In Matter of Keough , a June 17, 2021 opinion from the New York Appellate Division, Fourth Department, the Court considered whether assets acquired by a testator’s estate after the death of the testator should be distributed pursuant to the terms of a will or by the laws of intestacy.
The Court determined that after-acquired estate assets must pass by intestacy, relying on New York EPTL 3-3.1 and the requirement that a testator have testamentary capacity.
The Facts of Matter Of Keough
William F. Keough (William) was one of the hostages who was held captive in Iran for 444 days between 1979 and 1981. William had three children, including Steven Keough (Steven). William died in 1985, and his wife, Katherine E. Keough (Katherine) died testate in September 2004.
In her will, Katherine devised the residuary of her estate to William’s son Steven. Under New York’s laws of intestacy, Katherine’s brother Fred was her sole distribute. See EPTL 4-1.1[a]. Fred died intestate in August 2018; petitioner is Fred’s cousin and the administrator of Fred’s estate.
In 2015, Congress enacted the Justice for United States Victims of State Sponsored Terrorism Act (Act), which provided monetary compensation to former Iranian hostages and their family members (34 USC § 20144). Under the Act, William was entitled to $4.4 million; Katherine was entitled to $600,000; and each child of William was entitled to $600,000 (34 USC § 20144 [c]  [B], [C]). Under the Act, if a person entitled to compensation is deceased, payment from the fund is to be made “to the personal representative of the estate of that person” (34 USC § 20144 [d] ).
In 2019, Fred’s cousin and the administrator of his estate sought declaratory relief and named as interested parties Sue Stewart, who is the executrix of Katherine’s estate (respondent), and Steven.
Petitioner asserted that the award under the Act to Katherine’s estate was not governed by the will and must pass under New York’s intestacy laws. Petitioner sought a declaration that the payments now becoming a part of Katherine’s estate are after-acquired assets that pass to Fred’s estate by the laws of intestacy.
Respondent filed an answer and objections to the amended petition, arguing that the payments should be distributed under the residuary clause of Katherine’s will.
The New York Surrogate’s Court agreed with respondent, finding that the payments under the Act should be governed by Katherine’s will, and dismissed the petition.
What Can a Testator Dispose Of By Will In New York?
A New York testator can only dispose of property owned by the testator at death. EPTL 3-3.1 provides that, “[u]nless the will provides otherwise, a disposition by the testator of all his [or her] property passes all of the property he [or she] was entitled to dispose of at the time of his [or her] death.”
The New York Court examined the case law regarding estate assets acquired after the death of the testator, noting that case law is sparse, but consistent with EPTL 3-3.1 that only property a testator is entitled to devise at death may be distributed pursuant to the terms of the will. The Court stated:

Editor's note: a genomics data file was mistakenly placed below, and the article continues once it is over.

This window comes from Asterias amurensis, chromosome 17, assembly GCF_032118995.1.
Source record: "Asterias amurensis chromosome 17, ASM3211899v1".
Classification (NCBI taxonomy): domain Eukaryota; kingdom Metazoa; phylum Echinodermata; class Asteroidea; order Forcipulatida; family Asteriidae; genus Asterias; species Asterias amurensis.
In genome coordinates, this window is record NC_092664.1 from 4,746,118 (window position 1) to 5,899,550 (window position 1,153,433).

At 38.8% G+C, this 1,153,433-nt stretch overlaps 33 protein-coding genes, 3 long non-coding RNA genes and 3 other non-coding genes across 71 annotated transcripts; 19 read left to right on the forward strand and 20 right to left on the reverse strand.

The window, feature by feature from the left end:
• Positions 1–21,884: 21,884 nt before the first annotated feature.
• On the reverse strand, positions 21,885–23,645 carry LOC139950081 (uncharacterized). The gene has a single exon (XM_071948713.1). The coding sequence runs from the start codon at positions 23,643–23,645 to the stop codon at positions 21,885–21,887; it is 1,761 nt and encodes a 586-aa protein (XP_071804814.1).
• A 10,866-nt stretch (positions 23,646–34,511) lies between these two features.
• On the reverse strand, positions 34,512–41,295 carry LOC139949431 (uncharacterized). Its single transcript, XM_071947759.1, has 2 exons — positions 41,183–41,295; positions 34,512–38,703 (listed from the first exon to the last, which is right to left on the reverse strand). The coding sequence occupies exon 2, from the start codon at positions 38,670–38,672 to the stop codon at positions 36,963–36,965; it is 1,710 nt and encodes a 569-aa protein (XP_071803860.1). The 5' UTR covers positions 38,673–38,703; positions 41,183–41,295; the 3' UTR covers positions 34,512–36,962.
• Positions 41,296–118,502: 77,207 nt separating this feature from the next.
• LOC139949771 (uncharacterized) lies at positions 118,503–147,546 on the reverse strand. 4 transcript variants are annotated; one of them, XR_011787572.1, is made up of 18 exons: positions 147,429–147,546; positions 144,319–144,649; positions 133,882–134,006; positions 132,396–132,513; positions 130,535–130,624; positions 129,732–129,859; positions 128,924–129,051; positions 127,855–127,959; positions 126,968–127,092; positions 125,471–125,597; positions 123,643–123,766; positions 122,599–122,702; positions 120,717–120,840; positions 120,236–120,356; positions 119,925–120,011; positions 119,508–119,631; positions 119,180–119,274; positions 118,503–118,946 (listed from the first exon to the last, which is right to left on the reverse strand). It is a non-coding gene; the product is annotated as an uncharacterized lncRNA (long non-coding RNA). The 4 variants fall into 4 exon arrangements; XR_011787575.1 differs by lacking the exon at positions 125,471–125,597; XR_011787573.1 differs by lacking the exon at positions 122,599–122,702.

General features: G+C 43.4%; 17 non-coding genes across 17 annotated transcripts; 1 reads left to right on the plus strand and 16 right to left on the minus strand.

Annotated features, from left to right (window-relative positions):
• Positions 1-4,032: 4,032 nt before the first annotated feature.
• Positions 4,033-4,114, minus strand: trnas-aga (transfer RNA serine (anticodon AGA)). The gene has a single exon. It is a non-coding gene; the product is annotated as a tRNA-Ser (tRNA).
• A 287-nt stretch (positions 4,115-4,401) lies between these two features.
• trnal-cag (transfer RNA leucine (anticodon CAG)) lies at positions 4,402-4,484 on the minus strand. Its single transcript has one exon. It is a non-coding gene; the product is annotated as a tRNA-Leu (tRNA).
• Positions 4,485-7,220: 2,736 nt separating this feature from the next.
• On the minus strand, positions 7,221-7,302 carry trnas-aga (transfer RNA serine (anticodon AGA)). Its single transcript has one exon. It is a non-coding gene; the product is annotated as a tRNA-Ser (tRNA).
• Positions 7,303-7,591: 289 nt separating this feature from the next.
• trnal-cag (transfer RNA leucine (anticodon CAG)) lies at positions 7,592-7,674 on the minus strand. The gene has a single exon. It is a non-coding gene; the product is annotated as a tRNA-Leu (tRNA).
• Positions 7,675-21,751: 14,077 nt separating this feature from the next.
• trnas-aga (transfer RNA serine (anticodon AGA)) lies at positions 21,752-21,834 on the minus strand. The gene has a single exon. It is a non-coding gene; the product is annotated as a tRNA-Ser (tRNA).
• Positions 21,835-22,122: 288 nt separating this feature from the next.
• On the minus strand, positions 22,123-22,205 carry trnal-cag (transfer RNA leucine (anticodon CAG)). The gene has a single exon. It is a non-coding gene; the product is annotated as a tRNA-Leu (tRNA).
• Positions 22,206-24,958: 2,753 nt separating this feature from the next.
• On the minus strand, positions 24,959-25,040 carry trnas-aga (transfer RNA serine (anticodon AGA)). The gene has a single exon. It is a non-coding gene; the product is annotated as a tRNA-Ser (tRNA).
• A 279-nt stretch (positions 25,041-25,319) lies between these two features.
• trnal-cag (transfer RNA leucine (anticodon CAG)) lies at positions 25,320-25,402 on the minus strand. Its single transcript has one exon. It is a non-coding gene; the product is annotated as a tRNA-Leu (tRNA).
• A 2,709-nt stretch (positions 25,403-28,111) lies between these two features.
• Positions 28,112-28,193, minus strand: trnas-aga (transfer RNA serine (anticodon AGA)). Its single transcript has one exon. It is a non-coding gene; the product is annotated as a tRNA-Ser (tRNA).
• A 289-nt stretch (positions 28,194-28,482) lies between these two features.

We are particularly persuaded by the decision in Shaw Family Archives Ltd., which involved a dispute over ownership interest in Marilyn Monroe’s right of publicity after her death. The court determined that New York law did not permit a testator to dispose by will of property that she did not own at the time of her death (id. at 315). The court cited to EPTL 3-3.1 and held that “[t]he corollary principle recognized by the courts is that property not owned by the testator at the time of his [or her] death is not subject to disposition by will” (id. ; see Nordwind v Rowland , 584 F3d 420, 432 [2d Cir 2009] [citing Shaw Family Archives Ltd. with approval]).
A New York Testator Lacks Capacity To Devise Assets Not Owned At Death
The New York Court determined that the rule that a testator can only dispose of property owned at death is grounded in the testator’s lack of capacity to devise property he or she does not own at the time of death. The Court reviewed the requirements of testamentary capacity in New York (at the time of execution, decedent must understand three things in a general way: (i) the nature and extent of his/her property; (ii) the natural objects of his/her bounty; and (iii) the provisions of the instrument) and reasoned that: “Here, Katherine did not have the testamentary capacity to dispose of assets she did not own at the time of her death because she could not have “kn[own] the nature and extent” of such assets at that time (id. ).”
The Court reversed the New York Surrogate Court’s determination that the Will governed the disposition of the payments under the Act, because the assets were not part of decedent’s estate at death, stating:
We therefore conclude that, under EPTL 3-3.1 and the general law of testamentary capacity, a testator may not dispose by will of property that is not owned by him or her at the time of his or her death. Accordingly, we reverse the order, reinstate the amended petition, and grant judgment in favor of petitioner, and we declare that the payments made to Katherine’s estate under the Act must be distributed pursuant to the laws of intestacy to Fred’s estate.